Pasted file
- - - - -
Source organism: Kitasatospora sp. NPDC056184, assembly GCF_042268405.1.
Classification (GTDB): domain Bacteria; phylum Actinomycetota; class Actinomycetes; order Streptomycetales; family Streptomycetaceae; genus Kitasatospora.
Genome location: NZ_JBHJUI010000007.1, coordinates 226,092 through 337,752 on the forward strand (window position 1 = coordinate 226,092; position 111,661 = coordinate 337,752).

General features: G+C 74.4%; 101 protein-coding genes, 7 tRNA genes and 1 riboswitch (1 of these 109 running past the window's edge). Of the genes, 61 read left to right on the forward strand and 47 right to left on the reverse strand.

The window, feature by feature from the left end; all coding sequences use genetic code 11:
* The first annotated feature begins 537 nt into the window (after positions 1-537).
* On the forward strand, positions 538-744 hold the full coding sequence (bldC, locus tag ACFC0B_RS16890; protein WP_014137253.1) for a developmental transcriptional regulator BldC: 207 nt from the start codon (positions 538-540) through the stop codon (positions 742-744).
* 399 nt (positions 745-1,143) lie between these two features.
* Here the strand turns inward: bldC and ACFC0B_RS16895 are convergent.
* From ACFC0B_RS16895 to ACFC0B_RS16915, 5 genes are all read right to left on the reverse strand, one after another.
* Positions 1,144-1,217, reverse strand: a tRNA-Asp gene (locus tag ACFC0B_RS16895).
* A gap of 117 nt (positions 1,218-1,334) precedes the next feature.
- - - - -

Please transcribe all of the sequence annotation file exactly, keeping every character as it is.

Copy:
Source organism: Kitasatospora sp. NPDC056184, assembly GCF_042268405.1.
Classification (GTDB): domain Bacteria; phylum Actinomycetota; class Actinomycetes; order Streptomycetales; family Streptomycetaceae; genus Kitasatospora.
Genome location: NZ_JBHJUI010000007.1, coordinates 226,092 through 337,752 on the forward strand (window position 1 = coordinate 226,092; position 111,661 = coordinate 337,752).

General features: G+C 74.4%; 101 protein-coding genes, 7 tRNA genes and 1 riboswitch (1 of these 109 running past the window's edge). Of the genes, 61 read left to right on the forward strand and 47 right to left on the reverse strand.

The window, feature by feature from the left end; all coding sequences use genetic code 11:
* The first annotated feature begins 537 nt into the window (after positions 1-537).
* On the forward strand, positions 538-744 hold the full coding sequence (bldC, locus tag ACFC0B_RS16890; protein WP_014137253.1) for a developmental transcriptional regulator BldC: 207 nt from the start codon (positions 538-540) through the stop codon (positions 742-744).
* 399 nt (positions 745-1,143) lie between these two features.
* Here the strand turns inward: bldC and ACFC0B_RS16895 are convergent.
* From ACFC0B_RS16895 to ACFC0B_RS16915, 5 genes are all read right to left on the reverse strand, one after another.
* Positions 1,144-1,217, reverse strand: a tRNA-Asp gene (locus tag ACFC0B_RS16895).
* A gap of 117 nt (positions 1,218-1,334) precedes the next feature.